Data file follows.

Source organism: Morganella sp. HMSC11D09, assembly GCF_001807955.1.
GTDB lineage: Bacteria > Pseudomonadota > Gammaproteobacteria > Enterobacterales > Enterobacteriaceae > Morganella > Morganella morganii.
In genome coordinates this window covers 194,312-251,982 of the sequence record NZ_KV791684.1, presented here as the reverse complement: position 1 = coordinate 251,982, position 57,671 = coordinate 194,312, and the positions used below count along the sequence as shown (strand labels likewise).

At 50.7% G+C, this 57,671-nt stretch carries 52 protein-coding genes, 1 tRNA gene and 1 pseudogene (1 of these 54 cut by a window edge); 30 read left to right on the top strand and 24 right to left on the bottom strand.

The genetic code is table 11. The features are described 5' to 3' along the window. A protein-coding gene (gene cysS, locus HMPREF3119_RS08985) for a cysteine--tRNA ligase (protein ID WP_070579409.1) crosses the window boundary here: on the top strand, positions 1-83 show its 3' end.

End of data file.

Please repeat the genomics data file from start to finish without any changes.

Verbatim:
Source organism: Morganella sp. HMSC11D09, assembly GCF_001807955.1.
GTDB lineage: Bacteria > Pseudomonadota > Gammaproteobacteria > Enterobacterales > Enterobacteriaceae > Morganella > Morganella morganii.
In genome coordinates this window covers 194,312-251,982 of the sequence record NZ_KV791684.1, presented here as the reverse complement: position 1 = coordinate 251,982, position 57,671 = coordinate 194,312, and the positions used below count along the sequence as shown (strand labels likewise).

At 50.7% G+C, this 57,671-nt stretch carries 52 protein-coding genes, 1 tRNA gene and 1 pseudogene (1 of these 54 cut by a window edge); 30 read left to right on the top strand and 24 right to left on the bottom strand.

The genetic code is table 11. The features are described 5' to 3' along the window. A protein-coding gene (gene cysS, locus HMPREF3119_RS08985) for a cysteine--tRNA ligase (protein ID WP_070579409.1) crosses the window boundary here: on the top strand, positions 1-83 show its 3' end.